A magazine for people who love to read and to write.

Room, by Emma Donoghue

Room, by Emma Donoghue
room

You know a book is good when, a few novels later, you’re still thinking about it. Room is one of those books.

It tells the story of Jack, a five year old boy, and his mother (‘Ma’), who remains unnamed throughout. Both are imprisoned in a shed at the bottom of a garden.

Ma was kidnapped as a girl, and has spent the last seven years of her life incarcerated in this tiny cell. Jack is the product of the sexual abuse she has endured from her kidnapper, who Jack refers to as Old Nick.

This brief description may sound horrific, and indeed the premise of the book is dreadful, reminiscent of real life stories like that of Joseph Fritzel. Don’t let it put you off though, because Room is a literary masterpiece.

It is told entirely from the point of view of Jack. That Emma Donoghue has so convincingly captured the voice of such a young boy is, in itself, a good enough reason to read this story. But it’s far from the only reason.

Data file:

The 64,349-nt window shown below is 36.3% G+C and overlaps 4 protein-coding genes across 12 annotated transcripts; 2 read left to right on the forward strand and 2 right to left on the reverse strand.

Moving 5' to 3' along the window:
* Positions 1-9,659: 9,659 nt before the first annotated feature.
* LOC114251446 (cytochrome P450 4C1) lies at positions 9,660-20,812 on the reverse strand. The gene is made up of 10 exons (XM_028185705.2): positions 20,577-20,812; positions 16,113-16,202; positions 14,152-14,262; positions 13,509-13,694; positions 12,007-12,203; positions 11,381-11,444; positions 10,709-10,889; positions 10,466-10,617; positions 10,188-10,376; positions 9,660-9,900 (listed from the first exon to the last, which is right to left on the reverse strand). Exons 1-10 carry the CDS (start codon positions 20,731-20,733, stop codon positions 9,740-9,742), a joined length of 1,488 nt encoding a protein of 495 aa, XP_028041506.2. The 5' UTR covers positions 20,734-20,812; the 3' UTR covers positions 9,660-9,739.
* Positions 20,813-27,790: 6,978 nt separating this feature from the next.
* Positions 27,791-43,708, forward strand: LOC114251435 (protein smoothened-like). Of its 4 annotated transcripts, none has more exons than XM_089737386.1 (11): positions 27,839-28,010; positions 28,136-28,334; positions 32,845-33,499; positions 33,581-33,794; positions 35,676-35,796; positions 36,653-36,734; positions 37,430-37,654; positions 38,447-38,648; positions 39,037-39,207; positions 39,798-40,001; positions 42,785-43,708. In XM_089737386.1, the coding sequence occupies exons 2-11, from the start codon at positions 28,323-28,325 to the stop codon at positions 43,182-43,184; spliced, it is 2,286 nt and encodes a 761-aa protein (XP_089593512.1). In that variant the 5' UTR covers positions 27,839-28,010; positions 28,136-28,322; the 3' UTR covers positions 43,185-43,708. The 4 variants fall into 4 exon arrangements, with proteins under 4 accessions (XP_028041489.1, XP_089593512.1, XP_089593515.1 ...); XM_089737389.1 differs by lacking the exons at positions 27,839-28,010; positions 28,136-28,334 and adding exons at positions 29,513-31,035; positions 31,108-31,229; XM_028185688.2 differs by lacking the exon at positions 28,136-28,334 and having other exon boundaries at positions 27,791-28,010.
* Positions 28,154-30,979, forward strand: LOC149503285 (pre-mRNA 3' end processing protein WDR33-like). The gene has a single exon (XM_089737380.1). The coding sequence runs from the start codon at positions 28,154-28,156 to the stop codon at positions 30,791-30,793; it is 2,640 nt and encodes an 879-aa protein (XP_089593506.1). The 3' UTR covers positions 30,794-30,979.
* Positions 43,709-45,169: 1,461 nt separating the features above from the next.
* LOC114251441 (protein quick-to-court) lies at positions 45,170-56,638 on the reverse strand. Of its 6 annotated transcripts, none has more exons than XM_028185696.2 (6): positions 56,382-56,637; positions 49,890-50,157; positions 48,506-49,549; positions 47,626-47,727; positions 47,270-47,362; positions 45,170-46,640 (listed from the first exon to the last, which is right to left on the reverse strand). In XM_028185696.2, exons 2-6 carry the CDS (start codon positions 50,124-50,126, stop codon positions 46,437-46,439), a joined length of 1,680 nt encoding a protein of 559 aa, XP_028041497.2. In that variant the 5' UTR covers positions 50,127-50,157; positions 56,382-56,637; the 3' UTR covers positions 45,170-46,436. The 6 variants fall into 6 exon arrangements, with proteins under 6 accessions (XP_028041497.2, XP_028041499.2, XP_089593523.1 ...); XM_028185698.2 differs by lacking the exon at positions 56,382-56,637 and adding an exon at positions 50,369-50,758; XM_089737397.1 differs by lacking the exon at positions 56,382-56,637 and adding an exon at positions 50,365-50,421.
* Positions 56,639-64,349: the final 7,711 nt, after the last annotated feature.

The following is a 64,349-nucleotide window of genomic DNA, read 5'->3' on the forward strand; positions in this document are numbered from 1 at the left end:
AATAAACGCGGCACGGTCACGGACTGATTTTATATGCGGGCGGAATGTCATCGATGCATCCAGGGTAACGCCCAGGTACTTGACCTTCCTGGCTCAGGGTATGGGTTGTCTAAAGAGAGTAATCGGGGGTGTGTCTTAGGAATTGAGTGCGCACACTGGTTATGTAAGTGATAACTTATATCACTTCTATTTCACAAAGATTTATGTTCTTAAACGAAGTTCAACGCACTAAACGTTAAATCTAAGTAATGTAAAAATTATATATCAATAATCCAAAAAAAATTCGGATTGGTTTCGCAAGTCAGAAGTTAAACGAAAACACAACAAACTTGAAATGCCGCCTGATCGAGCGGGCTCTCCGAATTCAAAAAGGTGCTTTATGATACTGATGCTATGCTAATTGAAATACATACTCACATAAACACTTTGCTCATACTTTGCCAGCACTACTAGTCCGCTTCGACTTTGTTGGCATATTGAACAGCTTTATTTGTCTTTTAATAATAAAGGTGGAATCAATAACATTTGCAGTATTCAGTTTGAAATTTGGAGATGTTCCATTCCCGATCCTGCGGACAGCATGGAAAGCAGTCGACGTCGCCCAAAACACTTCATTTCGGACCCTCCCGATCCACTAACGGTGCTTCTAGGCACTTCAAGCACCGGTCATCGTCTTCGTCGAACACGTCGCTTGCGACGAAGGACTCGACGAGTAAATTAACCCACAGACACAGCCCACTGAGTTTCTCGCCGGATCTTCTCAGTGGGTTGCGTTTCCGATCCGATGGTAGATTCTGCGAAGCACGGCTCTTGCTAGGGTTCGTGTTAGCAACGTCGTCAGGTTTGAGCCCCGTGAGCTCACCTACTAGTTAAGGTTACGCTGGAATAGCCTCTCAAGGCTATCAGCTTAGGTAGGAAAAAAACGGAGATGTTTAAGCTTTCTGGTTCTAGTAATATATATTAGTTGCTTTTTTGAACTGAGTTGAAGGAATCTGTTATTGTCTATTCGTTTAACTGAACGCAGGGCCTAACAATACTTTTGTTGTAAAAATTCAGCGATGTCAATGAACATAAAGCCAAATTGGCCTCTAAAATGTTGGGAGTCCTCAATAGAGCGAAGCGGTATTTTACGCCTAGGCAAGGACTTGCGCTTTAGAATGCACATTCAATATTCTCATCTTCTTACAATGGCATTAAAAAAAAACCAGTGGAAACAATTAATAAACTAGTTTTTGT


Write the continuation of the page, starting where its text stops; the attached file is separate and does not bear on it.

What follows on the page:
The narrative is original, compelling, gripping, fascinating, and quite wonderful. The toughest scenes are handled delicately, seen through a child’s eyes. Uncomfortable in places certainly, but not to the point that you feel you don’t want to carry on.

What makes the book so captivating is the conflicting world views of Jack and his mother. For the boy, ‘Room’, the shed-cell, is the only world he has ever known. It is normal. He is happy. He is not imprisoned in the same way his mother, who has known freedom and the outside.

Thus when Ma decides that the time has come to escape, Jack is far from convinced. To him, ‘outside’ is (literally) another planet, somewhere that can never be visited.

I won’t tell you any more than that, as to do so would be to spoil the book. Instead, I recommend you download a copy today to your favourite eReader, and delve in.

Room on Amazon
Room on Kobo
Room on Nook
Room on iBookstore